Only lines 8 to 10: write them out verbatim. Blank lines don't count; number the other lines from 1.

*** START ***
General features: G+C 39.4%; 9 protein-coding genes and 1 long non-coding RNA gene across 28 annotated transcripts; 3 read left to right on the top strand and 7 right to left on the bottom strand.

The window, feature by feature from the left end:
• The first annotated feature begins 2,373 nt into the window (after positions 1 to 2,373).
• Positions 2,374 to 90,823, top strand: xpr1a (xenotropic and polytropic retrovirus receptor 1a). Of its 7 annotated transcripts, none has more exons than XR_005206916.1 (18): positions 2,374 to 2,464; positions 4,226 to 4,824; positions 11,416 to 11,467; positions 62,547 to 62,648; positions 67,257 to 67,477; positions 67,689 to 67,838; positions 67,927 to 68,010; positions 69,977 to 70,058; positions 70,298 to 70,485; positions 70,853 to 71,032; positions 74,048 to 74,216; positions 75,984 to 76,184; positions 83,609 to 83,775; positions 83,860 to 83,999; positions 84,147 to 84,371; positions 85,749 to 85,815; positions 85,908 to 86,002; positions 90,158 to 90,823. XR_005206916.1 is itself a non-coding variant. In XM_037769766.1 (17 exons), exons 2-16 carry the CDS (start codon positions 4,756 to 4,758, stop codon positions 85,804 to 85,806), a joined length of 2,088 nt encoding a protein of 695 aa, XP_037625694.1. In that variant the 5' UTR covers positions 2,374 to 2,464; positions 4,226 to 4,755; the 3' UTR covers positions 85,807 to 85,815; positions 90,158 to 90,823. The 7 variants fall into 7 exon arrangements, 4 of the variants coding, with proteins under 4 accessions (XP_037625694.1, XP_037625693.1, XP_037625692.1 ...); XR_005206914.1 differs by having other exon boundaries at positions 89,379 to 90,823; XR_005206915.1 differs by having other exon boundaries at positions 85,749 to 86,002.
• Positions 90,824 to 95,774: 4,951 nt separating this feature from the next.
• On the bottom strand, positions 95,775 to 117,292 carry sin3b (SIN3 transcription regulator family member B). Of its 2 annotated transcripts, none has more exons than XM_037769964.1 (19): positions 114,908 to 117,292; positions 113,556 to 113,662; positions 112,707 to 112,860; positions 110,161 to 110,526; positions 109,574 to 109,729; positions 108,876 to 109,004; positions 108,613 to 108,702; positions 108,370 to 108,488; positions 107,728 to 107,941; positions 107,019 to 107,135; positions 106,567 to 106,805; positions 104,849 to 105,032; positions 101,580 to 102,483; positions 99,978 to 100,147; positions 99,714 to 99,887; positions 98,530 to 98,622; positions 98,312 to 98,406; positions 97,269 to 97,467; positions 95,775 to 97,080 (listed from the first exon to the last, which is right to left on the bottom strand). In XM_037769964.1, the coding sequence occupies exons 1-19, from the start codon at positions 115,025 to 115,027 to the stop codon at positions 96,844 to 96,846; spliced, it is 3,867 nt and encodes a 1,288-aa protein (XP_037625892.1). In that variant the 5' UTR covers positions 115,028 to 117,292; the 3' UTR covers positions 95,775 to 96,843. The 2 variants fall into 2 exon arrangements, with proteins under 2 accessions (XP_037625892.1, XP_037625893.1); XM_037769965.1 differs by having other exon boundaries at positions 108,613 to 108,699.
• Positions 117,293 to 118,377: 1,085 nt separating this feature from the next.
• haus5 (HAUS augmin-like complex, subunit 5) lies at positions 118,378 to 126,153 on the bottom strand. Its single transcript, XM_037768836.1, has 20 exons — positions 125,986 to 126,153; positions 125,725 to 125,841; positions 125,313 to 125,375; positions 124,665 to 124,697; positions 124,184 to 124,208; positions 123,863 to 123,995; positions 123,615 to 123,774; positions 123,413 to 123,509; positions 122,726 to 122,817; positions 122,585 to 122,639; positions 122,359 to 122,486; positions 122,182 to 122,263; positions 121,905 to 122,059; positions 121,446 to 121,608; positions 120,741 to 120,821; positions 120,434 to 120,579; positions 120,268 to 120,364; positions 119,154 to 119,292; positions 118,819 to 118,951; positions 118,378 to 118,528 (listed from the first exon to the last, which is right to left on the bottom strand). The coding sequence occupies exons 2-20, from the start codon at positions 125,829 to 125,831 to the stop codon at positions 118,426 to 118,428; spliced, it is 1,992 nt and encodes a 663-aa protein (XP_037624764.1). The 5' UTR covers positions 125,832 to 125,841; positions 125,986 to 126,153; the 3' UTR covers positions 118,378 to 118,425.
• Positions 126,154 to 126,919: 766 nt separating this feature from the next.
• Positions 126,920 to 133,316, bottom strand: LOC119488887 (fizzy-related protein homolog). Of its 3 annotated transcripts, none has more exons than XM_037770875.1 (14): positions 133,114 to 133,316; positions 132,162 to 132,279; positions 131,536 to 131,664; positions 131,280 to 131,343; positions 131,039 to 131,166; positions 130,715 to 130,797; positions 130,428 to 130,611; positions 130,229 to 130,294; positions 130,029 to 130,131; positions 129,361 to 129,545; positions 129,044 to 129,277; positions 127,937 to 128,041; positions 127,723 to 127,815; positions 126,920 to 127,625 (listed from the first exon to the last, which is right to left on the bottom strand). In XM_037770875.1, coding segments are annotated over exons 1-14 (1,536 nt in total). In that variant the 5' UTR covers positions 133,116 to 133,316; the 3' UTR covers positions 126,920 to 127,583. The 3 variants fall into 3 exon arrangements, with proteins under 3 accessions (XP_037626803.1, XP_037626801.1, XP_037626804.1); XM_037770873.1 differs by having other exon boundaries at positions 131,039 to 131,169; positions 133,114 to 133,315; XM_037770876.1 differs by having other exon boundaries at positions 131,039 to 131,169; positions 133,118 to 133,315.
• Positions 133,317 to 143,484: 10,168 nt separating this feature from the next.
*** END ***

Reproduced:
• haus5 (HAUS augmin-like complex, subunit 5) lies at positions 118,378 to 126,153 on the bottom strand. Its single transcript, XM_037768836.1, has 20 exons — positions 125,986 to 126,153; positions 125,725 to 125,841; positions 125,313 to 125,375; positions 124,665 to 124,697; positions 124,184 to 124,208; positions 123,863 to 123,995; positions 123,615 to 123,774; positions 123,413 to 123,509; positions 122,726 to 122,817; positions 122,585 to 122,639; positions 122,359 to 122,486; positions 122,182 to 122,263; positions 121,905 to 122,059; positions 121,446 to 121,608; positions 120,741 to 120,821; positions 120,434 to 120,579; positions 120,268 to 120,364; positions 119,154 to 119,292; positions 118,819 to 118,951; positions 118,378 to 118,528 (listed from the first exon to the last, which is right to left on the bottom strand). The coding sequence occupies exons 2-20, from the start codon at positions 125,829 to 125,831 to the stop codon at positions 118,426 to 118,428; spliced, it is 1,992 nt and encodes a 663-aa protein (XP_037624764.1). The 5' UTR covers positions 125,832 to 125,841; positions 125,986 to 126,153; the 3' UTR covers positions 118,378 to 118,425.
• Positions 126,154 to 126,919: 766 nt separating this feature from the next.
• Positions 126,920 to 133,316, bottom strand: LOC119488887 (fizzy-related protein homolog). Of its 3 annotated transcripts, none has more exons than XM_037770875.1 (14): positions 133,114 to 133,316; positions 132,162 to 132,279; positions 131,536 to 131,664; positions 131,280 to 131,343; positions 131,039 to 131,166; positions 130,715 to 130,797; positions 130,428 to 130,611; positions 130,229 to 130,294; positions 130,029 to 130,131; positions 129,361 to 129,545; positions 129,044 to 129,277; positions 127,937 to 128,041; positions 127,723 to 127,815; positions 126,920 to 127,625 (listed from the first exon to the last, which is right to left on the bottom strand). In XM_037770875.1, coding segments are annotated over exons 1-14 (1,536 nt in total). In that variant the 5' UTR covers positions 133,116 to 133,316; the 3' UTR covers positions 126,920 to 127,583. The 3 variants fall into 3 exon arrangements, with proteins under 3 accessions (XP_037626803.1, XP_037626801.1, XP_037626804.1); XM_037770873.1 differs by having other exon boundaries at positions 131,039 to 131,169; positions 133,114 to 133,315; XM_037770876.1 differs by having other exon boundaries at positions 131,039 to 131,169; positions 133,118 to 133,315.